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Step Lively: San Jose's Flamenco Society kicks up its heels for October's PASS Series.

Recall Antidotes

A few suggestions for not thinking about next Tuesday's electoral obligation

By Michael S. Gant

Voters reeling from the recall carnival can sample some real entertainment all month long at San Jose Performing Arts Series, which gets under way this weekend with performances by the Flamenco Society of San Jose (Friday, 7:30pm), the Aztlán Academy (Saturday, 8pm) and Oriki Theater (Sunday, 4pm). The Flamenco Society showcases a variety of Spanish dance styles, all done in full costume. Aztlán, meanwhile, will range across the Mexican landscape, presenting dance and folk numbers from four different regions of the country. Oriki's offering is the play A Killing in Choctow, a drama about a young African American man's odyssey in the 1960s by San Jose actor Carl Ray.

The buffet-format concerts befit the whole tone of the series, which offers a concentrated way to check out the myriad of nonprofit multicultural arts groups in the city--all in the same place (the Montgomery Theater), all at a reasonable price ($12 to $30 tops). The schedule after this weekend includes: Asian American Comedy Night (Oct. 10, 8pm); Habib Khan Sarawsati Temple, world music concert. (Oct. 11, 7pm); Kaisahan, Filipino song and dance, (Oct. 17-18, 8pm); Firebird Youth Chinese Orchestra (Oct. 19, 3:30pm); Visual Rhythm Dance Company (Oct. 24-25, 8pm); Dancing Sun Foundation (Oct. 26, 3pm).

In other stage news, Lyric Theater of San Jose begins a quick six-day run (Oct. 4-5, Oct. 9-12) of Gilbert & Sullivan's Princess Ida at Santa Clara University's Mayer Theatre. Lyric Theater delighted light-opera fans with a musical adroit (if somewhat de-eroticized) version of Offenbach's La Belle Hélène in June.

The Return of MACLA

South First Street definitely promises to be a livelier destination with the return of the enlarged MACLA. The Latino art gallery and performance venue has been dark during an extensive renovation project that has added nearly 3,000 square feet to the gallery, thus allowing for art shows and music performances to proceed simultaneously without competing for limited floor and wall space. According to new executive director Tamara Alvarado, this bifurcation will permit a much busier schedule of events in a variety of media.

The reopening festivities get under way Oct. 9 with a talk by renowned performance artist Nao Bustamante. A performer in the bodywork mold of Karen Finley, Bustamante is famous for a piece in which she uses a burrito (vegetarian, please) as a dildo substitute and invites Anglo men from her audience to expiate centuries of colonial guilt by chowing down on the culinary offering. (Recall Fun Fact: Nao Bustamante is related to Cruz Bustamante). The show starts at 7:30pm, and is free. Additional events include an appearance Oct. 10 by Josefina Lopez, playwright and co-screenwriter of Real Women Have Curves.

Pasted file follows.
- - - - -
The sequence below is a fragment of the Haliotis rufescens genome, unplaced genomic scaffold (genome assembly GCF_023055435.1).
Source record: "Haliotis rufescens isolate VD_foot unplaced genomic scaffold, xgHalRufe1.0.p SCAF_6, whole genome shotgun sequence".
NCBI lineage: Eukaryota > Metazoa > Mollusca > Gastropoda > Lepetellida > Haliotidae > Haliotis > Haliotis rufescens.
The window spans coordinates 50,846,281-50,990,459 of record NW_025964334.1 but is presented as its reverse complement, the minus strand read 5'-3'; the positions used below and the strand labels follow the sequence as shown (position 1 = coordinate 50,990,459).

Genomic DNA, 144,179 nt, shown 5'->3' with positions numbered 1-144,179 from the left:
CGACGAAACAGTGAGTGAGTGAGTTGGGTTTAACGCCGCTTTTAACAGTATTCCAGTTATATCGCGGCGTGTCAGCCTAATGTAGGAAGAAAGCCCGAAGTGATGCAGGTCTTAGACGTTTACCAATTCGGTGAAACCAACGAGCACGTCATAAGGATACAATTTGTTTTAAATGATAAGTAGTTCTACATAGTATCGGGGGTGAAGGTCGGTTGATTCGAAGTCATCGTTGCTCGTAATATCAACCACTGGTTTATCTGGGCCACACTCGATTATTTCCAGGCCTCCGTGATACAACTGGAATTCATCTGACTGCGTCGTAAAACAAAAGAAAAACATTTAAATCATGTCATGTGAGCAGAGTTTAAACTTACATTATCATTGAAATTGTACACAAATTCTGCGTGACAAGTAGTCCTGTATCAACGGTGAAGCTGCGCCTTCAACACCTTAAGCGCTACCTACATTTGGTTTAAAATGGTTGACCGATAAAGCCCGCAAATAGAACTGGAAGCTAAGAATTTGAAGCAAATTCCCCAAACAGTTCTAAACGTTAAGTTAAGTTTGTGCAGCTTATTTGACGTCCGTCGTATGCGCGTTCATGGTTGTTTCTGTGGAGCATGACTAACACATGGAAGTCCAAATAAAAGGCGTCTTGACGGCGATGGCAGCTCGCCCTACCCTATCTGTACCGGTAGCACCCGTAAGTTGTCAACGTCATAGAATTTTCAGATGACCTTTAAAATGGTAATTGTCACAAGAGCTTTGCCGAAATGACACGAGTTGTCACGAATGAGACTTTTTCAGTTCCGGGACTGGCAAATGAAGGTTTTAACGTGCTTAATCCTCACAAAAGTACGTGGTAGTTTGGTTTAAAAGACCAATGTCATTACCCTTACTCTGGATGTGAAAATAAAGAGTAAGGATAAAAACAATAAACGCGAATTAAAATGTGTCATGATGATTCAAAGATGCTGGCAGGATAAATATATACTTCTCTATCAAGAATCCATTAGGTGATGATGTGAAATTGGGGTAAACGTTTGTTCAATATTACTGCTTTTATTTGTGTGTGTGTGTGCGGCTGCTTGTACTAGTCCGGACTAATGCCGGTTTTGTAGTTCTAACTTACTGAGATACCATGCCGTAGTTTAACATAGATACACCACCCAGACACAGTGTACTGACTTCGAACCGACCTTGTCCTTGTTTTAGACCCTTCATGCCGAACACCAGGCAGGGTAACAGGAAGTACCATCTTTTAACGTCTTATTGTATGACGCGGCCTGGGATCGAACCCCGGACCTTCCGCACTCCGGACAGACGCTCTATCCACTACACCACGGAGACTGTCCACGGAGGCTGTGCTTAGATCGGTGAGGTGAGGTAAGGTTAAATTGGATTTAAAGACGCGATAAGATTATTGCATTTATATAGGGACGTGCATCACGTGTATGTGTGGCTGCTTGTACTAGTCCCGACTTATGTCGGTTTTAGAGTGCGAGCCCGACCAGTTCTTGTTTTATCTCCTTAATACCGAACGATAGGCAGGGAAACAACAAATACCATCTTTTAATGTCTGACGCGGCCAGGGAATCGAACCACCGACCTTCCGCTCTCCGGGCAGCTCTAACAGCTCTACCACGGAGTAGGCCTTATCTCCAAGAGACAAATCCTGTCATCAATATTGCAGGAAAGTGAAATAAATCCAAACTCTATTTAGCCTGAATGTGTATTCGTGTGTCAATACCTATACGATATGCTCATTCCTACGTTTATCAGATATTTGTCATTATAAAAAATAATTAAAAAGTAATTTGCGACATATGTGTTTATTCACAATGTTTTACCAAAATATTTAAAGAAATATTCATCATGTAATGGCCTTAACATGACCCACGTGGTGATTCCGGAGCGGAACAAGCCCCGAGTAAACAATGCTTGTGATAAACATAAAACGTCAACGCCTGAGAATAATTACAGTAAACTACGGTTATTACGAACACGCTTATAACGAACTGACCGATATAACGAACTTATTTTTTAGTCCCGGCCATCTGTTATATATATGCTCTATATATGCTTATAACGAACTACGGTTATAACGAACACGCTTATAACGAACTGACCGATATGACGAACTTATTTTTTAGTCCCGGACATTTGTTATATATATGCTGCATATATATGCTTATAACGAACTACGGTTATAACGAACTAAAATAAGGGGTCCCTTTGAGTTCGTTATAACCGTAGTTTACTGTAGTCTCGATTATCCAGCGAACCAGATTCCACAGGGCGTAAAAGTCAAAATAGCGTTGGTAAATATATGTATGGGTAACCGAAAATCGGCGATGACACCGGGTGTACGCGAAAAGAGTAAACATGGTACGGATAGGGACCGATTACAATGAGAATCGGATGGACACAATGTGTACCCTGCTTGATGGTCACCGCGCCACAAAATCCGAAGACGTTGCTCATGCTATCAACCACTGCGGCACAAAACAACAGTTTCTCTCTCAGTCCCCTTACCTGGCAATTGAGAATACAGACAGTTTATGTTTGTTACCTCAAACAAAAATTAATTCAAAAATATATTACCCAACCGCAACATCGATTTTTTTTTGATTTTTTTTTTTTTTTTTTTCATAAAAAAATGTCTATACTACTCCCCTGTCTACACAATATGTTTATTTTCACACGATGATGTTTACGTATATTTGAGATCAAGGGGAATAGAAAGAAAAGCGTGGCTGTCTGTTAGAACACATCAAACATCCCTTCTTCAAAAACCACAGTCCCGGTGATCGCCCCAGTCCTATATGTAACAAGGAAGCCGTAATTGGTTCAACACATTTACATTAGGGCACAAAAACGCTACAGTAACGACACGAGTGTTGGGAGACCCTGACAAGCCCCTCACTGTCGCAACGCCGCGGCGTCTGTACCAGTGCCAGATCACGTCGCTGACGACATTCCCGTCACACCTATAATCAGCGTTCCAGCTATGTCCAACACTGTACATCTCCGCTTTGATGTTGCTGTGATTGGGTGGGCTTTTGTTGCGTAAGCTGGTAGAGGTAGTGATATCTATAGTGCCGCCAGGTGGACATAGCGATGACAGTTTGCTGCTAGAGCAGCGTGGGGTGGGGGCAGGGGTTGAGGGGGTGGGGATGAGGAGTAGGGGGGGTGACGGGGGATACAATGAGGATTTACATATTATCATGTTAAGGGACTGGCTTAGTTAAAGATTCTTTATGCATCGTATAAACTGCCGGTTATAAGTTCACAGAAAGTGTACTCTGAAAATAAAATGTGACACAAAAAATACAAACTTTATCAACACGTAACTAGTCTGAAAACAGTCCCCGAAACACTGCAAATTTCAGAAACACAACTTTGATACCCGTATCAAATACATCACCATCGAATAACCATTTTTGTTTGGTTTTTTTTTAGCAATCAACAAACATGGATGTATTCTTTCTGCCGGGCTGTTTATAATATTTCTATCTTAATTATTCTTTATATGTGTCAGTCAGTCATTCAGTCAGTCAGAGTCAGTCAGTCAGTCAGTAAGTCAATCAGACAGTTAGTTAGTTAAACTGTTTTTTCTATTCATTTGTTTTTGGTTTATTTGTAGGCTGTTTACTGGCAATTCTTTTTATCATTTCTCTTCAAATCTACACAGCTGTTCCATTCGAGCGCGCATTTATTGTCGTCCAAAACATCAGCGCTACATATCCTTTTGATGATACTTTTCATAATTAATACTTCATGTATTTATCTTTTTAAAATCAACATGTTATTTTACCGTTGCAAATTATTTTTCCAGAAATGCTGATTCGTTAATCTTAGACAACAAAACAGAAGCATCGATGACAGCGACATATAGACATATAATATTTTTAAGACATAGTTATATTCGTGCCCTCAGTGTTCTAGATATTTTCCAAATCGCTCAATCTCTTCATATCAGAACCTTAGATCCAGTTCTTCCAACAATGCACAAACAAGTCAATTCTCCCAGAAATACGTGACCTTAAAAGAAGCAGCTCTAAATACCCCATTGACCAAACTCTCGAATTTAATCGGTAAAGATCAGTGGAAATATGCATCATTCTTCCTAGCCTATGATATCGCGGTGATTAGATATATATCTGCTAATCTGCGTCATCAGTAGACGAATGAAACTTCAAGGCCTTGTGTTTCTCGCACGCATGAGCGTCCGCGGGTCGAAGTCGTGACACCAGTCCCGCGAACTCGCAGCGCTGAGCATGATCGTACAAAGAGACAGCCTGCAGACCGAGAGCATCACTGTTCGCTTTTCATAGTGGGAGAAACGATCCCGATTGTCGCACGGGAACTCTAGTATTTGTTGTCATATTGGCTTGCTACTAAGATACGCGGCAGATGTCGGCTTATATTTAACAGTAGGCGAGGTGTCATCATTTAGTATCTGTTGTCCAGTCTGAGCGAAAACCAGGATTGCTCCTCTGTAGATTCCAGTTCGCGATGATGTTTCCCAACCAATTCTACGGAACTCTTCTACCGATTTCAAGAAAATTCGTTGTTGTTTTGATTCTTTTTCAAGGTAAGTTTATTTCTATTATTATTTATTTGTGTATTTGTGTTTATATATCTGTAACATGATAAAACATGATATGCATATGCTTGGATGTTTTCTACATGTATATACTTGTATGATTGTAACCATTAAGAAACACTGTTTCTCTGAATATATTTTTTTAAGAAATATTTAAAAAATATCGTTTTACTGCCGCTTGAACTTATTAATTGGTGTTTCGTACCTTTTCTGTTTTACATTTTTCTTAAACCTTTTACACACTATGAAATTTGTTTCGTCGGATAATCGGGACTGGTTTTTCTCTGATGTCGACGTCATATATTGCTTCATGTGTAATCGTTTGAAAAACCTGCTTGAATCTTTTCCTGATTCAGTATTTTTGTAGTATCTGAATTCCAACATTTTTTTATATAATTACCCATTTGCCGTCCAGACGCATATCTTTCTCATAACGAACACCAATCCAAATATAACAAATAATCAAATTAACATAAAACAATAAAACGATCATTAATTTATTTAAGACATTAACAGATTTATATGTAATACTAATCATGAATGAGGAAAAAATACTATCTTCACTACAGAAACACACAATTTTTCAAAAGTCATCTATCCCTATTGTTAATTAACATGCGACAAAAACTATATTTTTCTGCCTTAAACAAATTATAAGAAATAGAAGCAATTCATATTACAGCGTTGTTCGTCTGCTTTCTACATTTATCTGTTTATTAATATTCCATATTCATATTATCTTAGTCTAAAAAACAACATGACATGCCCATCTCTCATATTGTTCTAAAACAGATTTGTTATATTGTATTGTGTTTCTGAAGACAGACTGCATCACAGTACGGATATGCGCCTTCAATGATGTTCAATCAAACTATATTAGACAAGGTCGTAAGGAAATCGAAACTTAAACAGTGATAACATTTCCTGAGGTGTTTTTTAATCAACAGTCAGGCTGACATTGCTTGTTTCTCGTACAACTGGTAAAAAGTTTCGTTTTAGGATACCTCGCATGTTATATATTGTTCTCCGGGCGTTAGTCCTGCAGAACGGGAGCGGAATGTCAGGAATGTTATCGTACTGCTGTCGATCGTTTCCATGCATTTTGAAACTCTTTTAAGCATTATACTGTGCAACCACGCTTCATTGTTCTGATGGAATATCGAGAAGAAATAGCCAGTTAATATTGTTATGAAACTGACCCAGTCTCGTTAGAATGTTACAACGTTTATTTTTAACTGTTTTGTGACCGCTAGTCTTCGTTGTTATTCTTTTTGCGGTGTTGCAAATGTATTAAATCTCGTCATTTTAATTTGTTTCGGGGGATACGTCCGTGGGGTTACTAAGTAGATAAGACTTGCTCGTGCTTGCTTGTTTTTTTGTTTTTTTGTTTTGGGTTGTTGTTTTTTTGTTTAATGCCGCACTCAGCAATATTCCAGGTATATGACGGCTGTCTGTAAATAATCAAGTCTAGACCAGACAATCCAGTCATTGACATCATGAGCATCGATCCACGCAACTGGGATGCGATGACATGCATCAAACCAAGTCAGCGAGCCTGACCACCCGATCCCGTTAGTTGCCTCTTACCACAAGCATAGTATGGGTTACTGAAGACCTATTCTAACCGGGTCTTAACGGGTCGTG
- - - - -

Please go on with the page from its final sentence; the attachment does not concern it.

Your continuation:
Top Notes

Now that what conductor Barbara Day Turner calls her "day" job--conducting the pit for American Musical Theater's production of Funny Girl--is over, her real job, running the San Jose Chamber Orchestra, begins. For the season opener, Turner has programmed a concerto by Michael Haydn, younger brother of Joseph. This unusual work has really been more a rumor than a reality for years until Mark Starr, a retired orchestra conductor at Stanford, reconstructed it from manuscript fragments. The featured soloist for the concerto is cellist Felix Fan from San Diego. The evening also takes a distinctive southern turn with Manuel Ponce's Estampas Nocturnas and Javier Alvarzez's Metro Chabacano, a 1987 piece by the contemporary Mexican composer. The concert takes place Saturday at 8pm at Le Petit Trianon in San Jose (see www.sjco.org for details).

Also to the south, this weekend (Oct. 3-4, 7:30pm) at the Henry Mello Center in Watsonville, Tandy Beal and Co. presents Wide Live, an Evening of Circus, Dance and Music. The two-nighter celebrates the release of not one, but three new CDs by composer Jon Scoville, who has worked with dancer and choreographer Beal for 30 years. Joining Beal and Scoville will be Aloysia Gavre, a trapeze artist from Cirque du Soleil; tango dancers John and Nancy Lingemann; and clown Rock Lerum of Santa Cruz. For details, call 831.763.4047. The show promises to be a real circus, instead of the faux-circus of California politics.

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From the October 2-8, 2003 issue of Metro, Silicon Valley's Weekly Newspaper.

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